dc.contributor.authorPeever, Tobinen
dc.date.accessioned2016-05-20T09:05:39Z-
dc.date.available2016-05-20T09:05:39Z-
dc.date.issued2014en
dc.identifier.citationStewart et al. BMC Evolutionary Biology 2014, 14:38 http://www.biomedcentral.com/1471-2148/14/38en
dc.identifier.doi10.1186/1471-2148-14-38en
dc.identifier.urihttp://hdl.handle.net/10150/610386-
dc.description.abstractBACKGROUND:Traditional morphological and biological species concepts are difficult to apply to closely related, asexual taxa because of the lack of an active sexual phase and paucity of morphological characters. Phylogenetic species concepts such as genealogical concordance phylogenetic species recognition (GCPSR) have been extensively useden
dc.description.abstracthowever, methods that incorporate gene tree uncertainty into species recognition may more accurately and objectively delineate species. Using a worldwide sample of Alternaria alternata sensu lato, causal agent of citrus brown spot, the evolutionary histories of four nuclear loci including an endo-polygalacturonase gene, two anonymous loci, and one microsatellite flanking region were estimated using the coalescent. Species boundaries were estimated using several approaches including those that incorporate uncertainty in gene genealogies when lineage sorting and non-reciprocal monophyly of gene trees is common.RESULTS:Coalescent analyses revealed three phylogenetic lineages strongly influenced by incomplete lineage sorting and recombination. Divergence of the citrus 2 lineage from the citrus 1 and citrus 3 lineages was supported at most loci. A consensus of species tree estimation methods supported two species of Alternaria causing citrus brown spot worldwide. Based on substitution rates at the endo-polygalacturonase locus, divergence of the citrus 2 and the 1 and 3 lineages was estimated to have occurred at least 5, 400 years before present, predating the human-mediated movement of citrus and associated pathogens out of SE Asia.CONCLUSIONS:The number of Alternaria species identified as causing brown spot of citrus worldwide using morphological criteria has been overestimated. Little support was found for most of these morphospecies using quantitative species recognition approaches. Correct species delimitation of plant-pathogenic fungi is critical for understanding the evolution of pathogenicity, introductions of pathogens to new areas, and for regulating the movement of pathogens to enforce quarantines. This research shows that multilocus phylogenetic methods that allow for recombination and incomplete lineage sorting can be useful for the quantitative delimitation of asexual species that are morphologically indistinguishable. Two phylogenetic species of Alternaria were identified as causing citrus brown spot worldwide. Further research is needed to determine how these species were introduced worldwide, how they differ phenotypically and how these species are maintained.en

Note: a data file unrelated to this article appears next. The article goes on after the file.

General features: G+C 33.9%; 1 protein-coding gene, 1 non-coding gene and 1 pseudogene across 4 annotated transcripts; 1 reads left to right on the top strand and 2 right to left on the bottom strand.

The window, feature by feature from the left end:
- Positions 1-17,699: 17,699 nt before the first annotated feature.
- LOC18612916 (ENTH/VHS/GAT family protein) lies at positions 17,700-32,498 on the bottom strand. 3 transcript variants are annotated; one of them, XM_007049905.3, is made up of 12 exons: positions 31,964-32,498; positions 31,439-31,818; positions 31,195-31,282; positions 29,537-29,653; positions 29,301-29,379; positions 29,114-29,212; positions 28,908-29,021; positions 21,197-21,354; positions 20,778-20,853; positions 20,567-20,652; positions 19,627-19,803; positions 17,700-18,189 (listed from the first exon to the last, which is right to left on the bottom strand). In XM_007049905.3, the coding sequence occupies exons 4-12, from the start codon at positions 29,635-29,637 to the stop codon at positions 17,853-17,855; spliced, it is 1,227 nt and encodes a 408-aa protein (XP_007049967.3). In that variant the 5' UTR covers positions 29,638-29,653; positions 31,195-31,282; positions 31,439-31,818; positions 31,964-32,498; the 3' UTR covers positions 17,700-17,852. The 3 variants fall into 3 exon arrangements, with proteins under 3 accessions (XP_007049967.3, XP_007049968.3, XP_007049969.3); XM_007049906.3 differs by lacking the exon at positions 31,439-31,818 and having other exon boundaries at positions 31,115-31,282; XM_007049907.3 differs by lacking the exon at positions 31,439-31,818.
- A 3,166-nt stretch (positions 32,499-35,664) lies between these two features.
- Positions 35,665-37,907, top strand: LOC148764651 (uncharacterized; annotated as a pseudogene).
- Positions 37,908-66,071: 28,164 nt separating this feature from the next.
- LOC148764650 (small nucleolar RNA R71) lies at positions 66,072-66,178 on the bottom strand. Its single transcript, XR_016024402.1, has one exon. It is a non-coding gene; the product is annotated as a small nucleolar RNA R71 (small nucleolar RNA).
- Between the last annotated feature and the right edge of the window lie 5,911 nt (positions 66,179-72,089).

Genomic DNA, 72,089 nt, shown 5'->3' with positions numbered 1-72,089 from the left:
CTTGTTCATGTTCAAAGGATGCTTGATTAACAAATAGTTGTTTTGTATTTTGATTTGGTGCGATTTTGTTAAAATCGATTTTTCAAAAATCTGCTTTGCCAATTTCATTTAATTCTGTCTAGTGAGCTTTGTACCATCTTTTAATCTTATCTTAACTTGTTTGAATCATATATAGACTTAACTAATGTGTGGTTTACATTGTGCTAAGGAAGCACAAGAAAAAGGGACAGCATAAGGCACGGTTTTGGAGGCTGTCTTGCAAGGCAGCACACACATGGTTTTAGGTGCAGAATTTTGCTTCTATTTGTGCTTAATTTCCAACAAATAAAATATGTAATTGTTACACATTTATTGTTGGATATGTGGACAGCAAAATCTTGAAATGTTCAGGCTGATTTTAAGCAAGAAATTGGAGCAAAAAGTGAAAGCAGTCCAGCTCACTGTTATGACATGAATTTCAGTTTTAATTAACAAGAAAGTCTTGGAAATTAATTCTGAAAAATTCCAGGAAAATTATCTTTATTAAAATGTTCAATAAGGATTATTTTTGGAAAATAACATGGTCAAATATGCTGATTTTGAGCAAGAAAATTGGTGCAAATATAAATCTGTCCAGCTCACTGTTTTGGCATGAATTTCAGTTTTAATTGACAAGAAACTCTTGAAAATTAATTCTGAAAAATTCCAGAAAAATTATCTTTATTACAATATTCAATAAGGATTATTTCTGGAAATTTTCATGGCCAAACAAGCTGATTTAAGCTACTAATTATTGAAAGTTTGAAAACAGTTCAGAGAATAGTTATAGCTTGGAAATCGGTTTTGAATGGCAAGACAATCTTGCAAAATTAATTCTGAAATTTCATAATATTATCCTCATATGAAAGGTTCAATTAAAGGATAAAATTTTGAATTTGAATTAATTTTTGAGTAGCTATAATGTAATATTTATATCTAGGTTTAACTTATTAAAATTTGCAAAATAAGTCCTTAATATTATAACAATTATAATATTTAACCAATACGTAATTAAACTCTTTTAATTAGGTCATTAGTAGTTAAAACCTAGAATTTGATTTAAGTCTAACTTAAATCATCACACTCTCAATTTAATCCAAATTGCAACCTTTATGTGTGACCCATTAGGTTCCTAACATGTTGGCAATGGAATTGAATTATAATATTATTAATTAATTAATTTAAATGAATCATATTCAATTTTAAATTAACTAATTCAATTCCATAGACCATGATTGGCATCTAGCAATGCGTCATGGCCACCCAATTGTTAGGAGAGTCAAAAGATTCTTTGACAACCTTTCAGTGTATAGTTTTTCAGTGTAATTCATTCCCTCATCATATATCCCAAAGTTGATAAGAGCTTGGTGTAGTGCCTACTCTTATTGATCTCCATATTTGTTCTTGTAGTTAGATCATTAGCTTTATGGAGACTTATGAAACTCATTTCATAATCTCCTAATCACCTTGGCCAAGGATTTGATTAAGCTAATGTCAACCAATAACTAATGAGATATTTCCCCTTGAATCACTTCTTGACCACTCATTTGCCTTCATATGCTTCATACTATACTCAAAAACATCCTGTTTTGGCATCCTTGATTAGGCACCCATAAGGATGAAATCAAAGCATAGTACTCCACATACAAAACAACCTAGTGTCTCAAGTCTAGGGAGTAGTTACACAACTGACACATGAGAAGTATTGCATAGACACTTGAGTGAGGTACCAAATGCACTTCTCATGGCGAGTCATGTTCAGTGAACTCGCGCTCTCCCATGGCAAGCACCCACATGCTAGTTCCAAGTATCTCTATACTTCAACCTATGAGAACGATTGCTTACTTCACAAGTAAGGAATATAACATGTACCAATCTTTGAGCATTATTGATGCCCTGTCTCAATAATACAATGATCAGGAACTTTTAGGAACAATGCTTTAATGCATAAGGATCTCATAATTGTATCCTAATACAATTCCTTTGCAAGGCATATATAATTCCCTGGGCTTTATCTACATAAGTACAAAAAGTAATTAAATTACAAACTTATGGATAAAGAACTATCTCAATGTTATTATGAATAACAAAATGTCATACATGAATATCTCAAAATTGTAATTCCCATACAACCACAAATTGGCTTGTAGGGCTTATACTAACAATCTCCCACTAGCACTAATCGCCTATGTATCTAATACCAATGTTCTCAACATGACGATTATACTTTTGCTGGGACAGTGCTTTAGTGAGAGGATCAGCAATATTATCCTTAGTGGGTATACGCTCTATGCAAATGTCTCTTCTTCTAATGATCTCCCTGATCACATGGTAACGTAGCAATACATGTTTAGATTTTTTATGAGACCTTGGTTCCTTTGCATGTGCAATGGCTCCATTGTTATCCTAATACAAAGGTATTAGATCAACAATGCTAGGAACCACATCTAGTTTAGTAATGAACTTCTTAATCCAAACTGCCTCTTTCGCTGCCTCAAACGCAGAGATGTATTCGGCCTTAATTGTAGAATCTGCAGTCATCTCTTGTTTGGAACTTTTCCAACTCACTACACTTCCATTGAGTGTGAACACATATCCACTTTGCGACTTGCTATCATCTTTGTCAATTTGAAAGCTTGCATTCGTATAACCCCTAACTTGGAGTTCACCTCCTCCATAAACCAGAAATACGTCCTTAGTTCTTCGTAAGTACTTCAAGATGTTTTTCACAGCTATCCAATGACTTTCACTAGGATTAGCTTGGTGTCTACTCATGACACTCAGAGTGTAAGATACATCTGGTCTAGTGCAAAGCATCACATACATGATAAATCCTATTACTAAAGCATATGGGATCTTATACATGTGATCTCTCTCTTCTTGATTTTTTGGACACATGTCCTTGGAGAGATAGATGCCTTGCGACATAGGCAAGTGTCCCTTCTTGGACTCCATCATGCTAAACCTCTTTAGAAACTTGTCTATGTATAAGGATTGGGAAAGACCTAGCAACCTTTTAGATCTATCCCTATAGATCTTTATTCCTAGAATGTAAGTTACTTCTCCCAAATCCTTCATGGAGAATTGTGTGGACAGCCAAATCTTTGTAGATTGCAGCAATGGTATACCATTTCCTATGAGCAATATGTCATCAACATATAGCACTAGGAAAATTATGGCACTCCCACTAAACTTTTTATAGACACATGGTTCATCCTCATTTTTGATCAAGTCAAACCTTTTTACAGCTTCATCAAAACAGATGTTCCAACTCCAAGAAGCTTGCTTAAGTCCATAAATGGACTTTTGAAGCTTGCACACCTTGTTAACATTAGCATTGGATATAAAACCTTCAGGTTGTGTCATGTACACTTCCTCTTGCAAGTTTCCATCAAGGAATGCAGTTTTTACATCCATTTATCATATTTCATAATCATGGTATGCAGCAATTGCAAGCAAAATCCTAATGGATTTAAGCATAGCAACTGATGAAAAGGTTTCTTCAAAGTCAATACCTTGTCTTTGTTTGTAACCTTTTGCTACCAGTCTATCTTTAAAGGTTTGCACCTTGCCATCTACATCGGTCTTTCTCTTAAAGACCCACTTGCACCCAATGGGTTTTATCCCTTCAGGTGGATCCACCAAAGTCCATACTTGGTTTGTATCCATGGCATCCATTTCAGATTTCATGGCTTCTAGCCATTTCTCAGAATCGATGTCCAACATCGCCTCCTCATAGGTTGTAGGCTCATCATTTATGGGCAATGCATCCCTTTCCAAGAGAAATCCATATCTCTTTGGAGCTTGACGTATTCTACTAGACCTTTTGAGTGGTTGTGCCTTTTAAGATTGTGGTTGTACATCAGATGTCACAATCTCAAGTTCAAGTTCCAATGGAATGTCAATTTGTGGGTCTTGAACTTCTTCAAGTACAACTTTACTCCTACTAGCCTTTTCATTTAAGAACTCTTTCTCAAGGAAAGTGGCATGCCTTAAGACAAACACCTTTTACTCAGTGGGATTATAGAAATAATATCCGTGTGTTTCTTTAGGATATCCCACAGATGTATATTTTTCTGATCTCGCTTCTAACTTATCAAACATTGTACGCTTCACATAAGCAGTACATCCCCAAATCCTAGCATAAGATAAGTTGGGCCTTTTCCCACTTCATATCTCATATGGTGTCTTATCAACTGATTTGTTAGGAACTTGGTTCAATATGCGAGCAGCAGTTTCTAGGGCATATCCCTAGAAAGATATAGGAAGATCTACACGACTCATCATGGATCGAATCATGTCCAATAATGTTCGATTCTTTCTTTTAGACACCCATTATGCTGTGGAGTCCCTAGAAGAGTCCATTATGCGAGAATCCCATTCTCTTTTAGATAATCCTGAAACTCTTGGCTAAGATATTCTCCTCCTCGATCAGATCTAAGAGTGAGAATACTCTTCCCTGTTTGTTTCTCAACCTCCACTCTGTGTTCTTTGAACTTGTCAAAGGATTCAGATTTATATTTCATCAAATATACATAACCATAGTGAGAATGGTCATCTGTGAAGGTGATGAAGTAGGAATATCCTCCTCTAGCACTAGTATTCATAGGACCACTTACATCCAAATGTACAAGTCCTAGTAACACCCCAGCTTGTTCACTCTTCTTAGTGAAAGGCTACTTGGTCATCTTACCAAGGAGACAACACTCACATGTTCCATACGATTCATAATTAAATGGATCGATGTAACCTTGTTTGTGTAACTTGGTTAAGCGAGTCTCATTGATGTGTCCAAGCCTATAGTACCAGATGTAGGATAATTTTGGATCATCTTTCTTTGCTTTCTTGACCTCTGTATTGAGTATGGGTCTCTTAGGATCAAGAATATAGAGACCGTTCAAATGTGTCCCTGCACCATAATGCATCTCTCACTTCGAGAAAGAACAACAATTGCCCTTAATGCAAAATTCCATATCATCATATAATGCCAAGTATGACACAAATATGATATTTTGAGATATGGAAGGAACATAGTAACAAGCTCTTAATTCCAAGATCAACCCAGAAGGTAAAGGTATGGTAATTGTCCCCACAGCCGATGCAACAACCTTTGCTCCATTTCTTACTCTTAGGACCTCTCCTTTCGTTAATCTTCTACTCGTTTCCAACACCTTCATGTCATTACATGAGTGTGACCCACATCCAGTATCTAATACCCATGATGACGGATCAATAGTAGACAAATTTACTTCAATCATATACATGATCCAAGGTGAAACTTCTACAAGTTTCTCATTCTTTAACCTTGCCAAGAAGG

dc.language.isoenen
dc.publisherBioMed Centralen
dc.relation.urlhttp://www.biomedcentral.com/1471-2148/14/38en
dc.rights© 2014 Stewart et al.; licensee BioMed Central Ltd. This is an Open Access article distributed under the terms of the Creative Commons Attribution License (http://creativecommons.org/licenses/by/2.0)en
dc.subjectCoalescenten
dc.subjectSpecies delimitationen
dc.subjectSpecies treeen
dc.subjectGene treeen
dc.titleDiscord between morphological and phylogenetic species boundaries: incomplete lineage sorting and recombination results in fuzzy species boundaries in an asexual fungal pathogenen
dc.typeArticleen
dc.identifier.eissn1471-2148en
dc.contributor.departmentDepartment of Plant Pathology, Washington State University, Pullman, WA, USAen
dc.contributor.departmentCitrus Research and Education Center, University of Florida, Lake Alfred, FL, USAen
dc.contributor.departmentVirginia Bioinformatics Institute, Blacksburg, VA, USAen
dc.contributor.departmentDivision of Plant Pathology and Microbiology, School of Plant Sciences, University of Arizona, Tucson, AZ, USAen
dc.contributor.departmentCurrent address: Department of Plant Pathology, University of Georgia, Athens, Georgiaen
dc.identifier.journalBMC Evolutionary Biologyen
dc.description.collectioninformationThis item is part of the UA Faculty Publications collection. For more information this item or other items in the UA Campus Repository, contact the University of Arizona Libraries at repository@u.library.arizona.edu.en
dc.eprint.versionFinal published versionen